Coral reefs cover over 100,000 square miles of ocean floor across the globe and exert a widespread influence on both marine and human life. However, since the 1980s, scientists have observed mass loss of their bright coloration, called bleaching. This bleaching is a sign of starvation and has been linked to changing sea temperatures. Current estimates suggest that the world’s coral reefs could be lost entirely by the end of the millennium if no interventions are taken. While governments are attempting to curb global climate change through carbon emission and other policies, some scientists are hoping for a bioengineering approach from some of the smallest inhabitants of coral reefs – bacteria. Just as microbes support human health in the gut by breaking down food, some researchers believe that beneficial coral microbes can help protect their hosts against environmental stress.

Scientists at the GEOMAR Helmholtz Centre for Ocean Research tested this hypothesis by performing coral microbiome transplantation experiments with the reef-building corals Pocillopora and Porites in the Andaman Sea in Thailand. They took the bacteria from heat-resistant donor corals and transferred them into heat-sensitive recipient coral counterparts. Upon exposing the corals to heat stress, they observed their bleaching responses and sequenced their bacterial microbiome. The recipient corals of both species underwent lower levels of bleaching when inoculated with the donor coral bacteria, suggesting that uptake of beneficial bacteria protected the corals from heat-induced stress.

This type of microbial therapeutic presents an opportunity to administer a quick and affordable treatment directly to ailing corals in the wild, or to transplant new lab-bred corals onto dying reefs. Some scientists even see probiotics as having the potential to reverse previous damage. However, further studies are required to determine how these bacteria are providing heat response benefits to the coral, and whether these responses are durable over time. There is also concern that seeding reefs with bacteria may fundamentally alter the ocean ecosystem or cause other unintended coral diseases. While the most cautious road is to wait until we understand more, dire circumstances could potentially mandate an extreme approach.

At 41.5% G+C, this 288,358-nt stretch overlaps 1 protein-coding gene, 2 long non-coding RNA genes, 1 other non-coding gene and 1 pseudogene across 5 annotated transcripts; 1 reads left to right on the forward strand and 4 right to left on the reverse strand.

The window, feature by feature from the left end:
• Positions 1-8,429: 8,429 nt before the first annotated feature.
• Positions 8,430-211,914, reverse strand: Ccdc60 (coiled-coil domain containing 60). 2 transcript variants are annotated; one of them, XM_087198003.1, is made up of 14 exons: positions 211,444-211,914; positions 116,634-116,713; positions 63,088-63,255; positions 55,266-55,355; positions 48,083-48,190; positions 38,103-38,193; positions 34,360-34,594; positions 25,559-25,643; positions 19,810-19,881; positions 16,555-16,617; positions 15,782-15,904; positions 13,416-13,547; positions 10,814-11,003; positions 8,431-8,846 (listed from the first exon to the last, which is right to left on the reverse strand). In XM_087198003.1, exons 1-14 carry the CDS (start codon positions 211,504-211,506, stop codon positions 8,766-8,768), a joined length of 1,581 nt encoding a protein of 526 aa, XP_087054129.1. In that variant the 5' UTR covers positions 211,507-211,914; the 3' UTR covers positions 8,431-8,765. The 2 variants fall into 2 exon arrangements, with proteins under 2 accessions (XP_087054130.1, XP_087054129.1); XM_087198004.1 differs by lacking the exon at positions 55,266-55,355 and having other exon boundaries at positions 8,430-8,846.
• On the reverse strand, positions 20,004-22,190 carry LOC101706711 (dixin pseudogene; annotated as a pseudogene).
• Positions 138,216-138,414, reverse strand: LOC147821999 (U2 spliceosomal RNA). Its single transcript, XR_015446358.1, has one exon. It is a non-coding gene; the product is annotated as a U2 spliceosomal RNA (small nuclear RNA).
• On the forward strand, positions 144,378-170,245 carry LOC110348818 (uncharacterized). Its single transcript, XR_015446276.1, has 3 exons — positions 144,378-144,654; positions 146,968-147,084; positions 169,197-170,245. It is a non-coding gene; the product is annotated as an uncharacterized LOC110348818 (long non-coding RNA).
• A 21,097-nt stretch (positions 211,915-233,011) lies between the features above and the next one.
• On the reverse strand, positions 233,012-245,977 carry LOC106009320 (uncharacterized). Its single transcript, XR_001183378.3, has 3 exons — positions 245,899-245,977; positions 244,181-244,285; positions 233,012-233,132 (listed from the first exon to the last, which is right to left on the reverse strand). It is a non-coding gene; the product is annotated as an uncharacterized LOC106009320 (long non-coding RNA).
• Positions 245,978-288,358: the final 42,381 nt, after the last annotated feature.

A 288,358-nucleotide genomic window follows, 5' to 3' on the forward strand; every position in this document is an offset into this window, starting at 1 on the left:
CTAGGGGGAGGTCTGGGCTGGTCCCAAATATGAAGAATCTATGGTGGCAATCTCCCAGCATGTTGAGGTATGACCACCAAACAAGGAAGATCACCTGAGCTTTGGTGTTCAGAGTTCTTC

Dr. Anna Roik is a post-doctoral fellow at the Helmholtz Institute for Functional Marine Biodiversity at the University of Oldenburg in Germany. Talisa Doering is a Ph.D. candidate at the University of Melbourne.

Managing Correspondent: Lauren Davancaze

Press Articles: “Using probiotic bacteria to protect against coral bleaching,”

Original Journal Article: “Towards enhancing coral heat tolerance: a ‘microbiome transplantation’ treatment using inoculations of homogenized coral tissues,” Microbiome

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